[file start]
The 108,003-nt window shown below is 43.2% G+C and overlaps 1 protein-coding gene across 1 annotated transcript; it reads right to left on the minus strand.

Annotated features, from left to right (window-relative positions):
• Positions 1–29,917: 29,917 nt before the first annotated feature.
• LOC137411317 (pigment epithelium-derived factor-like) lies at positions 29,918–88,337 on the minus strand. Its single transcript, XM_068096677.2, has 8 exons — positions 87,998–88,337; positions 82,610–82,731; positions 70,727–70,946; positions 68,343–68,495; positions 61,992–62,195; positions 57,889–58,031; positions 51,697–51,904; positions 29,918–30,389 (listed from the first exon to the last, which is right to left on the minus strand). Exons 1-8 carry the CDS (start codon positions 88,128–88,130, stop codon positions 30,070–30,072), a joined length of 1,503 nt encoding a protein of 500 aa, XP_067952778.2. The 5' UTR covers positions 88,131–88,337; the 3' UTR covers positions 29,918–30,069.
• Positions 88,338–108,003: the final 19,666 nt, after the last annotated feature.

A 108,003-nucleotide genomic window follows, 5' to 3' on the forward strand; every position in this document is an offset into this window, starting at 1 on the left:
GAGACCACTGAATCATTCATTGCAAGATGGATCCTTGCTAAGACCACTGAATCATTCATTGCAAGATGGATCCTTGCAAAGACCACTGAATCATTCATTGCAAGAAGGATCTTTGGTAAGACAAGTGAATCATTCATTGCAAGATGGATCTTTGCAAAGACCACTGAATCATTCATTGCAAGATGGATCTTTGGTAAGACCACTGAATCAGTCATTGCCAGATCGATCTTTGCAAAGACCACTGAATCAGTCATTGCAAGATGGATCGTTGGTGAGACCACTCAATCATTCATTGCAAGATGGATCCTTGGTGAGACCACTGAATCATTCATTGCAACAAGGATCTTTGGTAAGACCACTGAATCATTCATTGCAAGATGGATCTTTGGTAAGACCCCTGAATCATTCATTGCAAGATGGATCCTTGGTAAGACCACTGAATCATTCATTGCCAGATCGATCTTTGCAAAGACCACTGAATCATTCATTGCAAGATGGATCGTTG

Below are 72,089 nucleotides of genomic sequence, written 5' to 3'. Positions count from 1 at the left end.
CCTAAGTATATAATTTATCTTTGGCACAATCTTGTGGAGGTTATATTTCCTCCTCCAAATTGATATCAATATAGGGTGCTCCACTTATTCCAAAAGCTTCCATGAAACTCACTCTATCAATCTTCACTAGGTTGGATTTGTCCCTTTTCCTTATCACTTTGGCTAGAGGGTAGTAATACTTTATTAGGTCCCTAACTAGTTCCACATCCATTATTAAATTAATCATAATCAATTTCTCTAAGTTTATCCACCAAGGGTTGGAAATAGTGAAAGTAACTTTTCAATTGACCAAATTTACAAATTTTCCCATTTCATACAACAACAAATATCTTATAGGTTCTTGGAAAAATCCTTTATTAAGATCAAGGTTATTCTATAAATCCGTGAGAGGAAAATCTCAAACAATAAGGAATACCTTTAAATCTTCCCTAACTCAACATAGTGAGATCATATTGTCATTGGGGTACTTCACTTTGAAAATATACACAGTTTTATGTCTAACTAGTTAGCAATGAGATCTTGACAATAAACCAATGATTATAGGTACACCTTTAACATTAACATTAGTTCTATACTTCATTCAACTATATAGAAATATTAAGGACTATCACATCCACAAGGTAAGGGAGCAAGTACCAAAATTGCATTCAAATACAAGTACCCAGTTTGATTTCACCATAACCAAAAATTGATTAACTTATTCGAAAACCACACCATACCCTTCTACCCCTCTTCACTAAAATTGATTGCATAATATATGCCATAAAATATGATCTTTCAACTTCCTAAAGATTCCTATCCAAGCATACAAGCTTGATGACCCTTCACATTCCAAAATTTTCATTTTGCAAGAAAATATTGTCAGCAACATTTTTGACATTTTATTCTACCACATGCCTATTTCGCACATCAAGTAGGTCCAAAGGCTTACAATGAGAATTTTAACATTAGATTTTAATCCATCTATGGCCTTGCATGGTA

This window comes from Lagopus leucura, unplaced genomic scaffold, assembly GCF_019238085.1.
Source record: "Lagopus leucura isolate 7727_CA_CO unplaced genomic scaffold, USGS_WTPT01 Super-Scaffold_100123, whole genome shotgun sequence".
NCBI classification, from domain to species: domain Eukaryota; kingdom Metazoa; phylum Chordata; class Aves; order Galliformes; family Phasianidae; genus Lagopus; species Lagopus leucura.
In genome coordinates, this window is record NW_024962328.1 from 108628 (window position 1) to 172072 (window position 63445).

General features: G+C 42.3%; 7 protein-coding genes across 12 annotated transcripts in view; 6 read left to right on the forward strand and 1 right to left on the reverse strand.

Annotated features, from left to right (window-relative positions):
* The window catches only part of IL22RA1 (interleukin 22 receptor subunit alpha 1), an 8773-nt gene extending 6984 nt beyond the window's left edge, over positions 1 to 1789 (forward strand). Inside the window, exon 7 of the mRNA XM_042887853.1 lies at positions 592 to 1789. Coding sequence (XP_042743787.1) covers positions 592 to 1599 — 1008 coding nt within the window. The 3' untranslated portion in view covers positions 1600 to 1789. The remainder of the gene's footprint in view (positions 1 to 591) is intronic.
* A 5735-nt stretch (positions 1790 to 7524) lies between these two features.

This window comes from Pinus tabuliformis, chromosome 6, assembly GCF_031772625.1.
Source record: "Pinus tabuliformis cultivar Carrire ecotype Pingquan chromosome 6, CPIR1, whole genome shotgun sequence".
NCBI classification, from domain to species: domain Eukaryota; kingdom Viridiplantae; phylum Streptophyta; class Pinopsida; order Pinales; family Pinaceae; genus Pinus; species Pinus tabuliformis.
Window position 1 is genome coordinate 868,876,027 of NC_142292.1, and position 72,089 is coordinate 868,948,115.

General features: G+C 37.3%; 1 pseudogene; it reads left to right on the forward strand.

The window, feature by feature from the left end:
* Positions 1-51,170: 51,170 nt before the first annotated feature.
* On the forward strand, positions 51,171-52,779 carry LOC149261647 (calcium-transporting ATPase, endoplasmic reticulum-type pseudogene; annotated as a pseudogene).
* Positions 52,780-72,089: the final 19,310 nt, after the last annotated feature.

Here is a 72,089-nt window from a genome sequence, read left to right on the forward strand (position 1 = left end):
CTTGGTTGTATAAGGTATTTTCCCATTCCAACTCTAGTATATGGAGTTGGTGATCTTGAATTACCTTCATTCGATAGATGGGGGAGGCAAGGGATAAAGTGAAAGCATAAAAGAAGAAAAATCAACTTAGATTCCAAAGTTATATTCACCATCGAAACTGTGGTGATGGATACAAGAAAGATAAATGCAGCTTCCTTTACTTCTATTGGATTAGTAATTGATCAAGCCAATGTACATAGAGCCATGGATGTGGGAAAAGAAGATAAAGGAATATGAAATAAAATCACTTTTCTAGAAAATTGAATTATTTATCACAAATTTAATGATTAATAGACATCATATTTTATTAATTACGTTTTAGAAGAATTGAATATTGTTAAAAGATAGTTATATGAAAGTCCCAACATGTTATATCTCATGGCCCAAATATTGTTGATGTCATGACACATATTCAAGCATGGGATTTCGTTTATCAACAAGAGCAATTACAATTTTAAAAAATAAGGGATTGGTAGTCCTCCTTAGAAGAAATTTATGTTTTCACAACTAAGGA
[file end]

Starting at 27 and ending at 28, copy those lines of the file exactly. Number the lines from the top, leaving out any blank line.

Here is a 72,089-nt window from a genome sequence, read left to right on the forward strand (position 1 = left end):
CTTGGTTGTATAAGGTATTTTCCCATTCCAACTCTAGTATATGGAGTTGGTGATCTTGAATTACCTTCATTCGATAGATGGGGGAGGCAAGGGATAAAGTGAAAGCATAAAAGAAGAAAAATCAACTTAGATTCCAAAGTTATATTCACCATCGAAACTGTGGTGATGGATACAAGAAAGATAAATGCAGCTTCCTTTACTTCTATTGGATTAGTAATTGATCAAGCCAATGTACATAGAGCCATGGATGTGGGAAAAGAAGATAAAGGAATATGAAATAAAATCACTTTTCTAGAAAATTGAATTATTTATCACAAATTTAATGATTAATAGACATCATATTTTATTAATTACGTTTTAGAAGAATTGAATATTGTTAAAAGATAGTTATATGAAAGTCCCAACATGTTATATCTCATGGCCCAAATATTGTTGATGTCATGACACATATTCAAGCATGGGATTTCGTTTATCAACAAGAGCAATTACAATTTTAAAAAATAAGGGATTGGTAGTCCTCCTTAGAAGAAATTTATGTTTTCACAACTAAGGA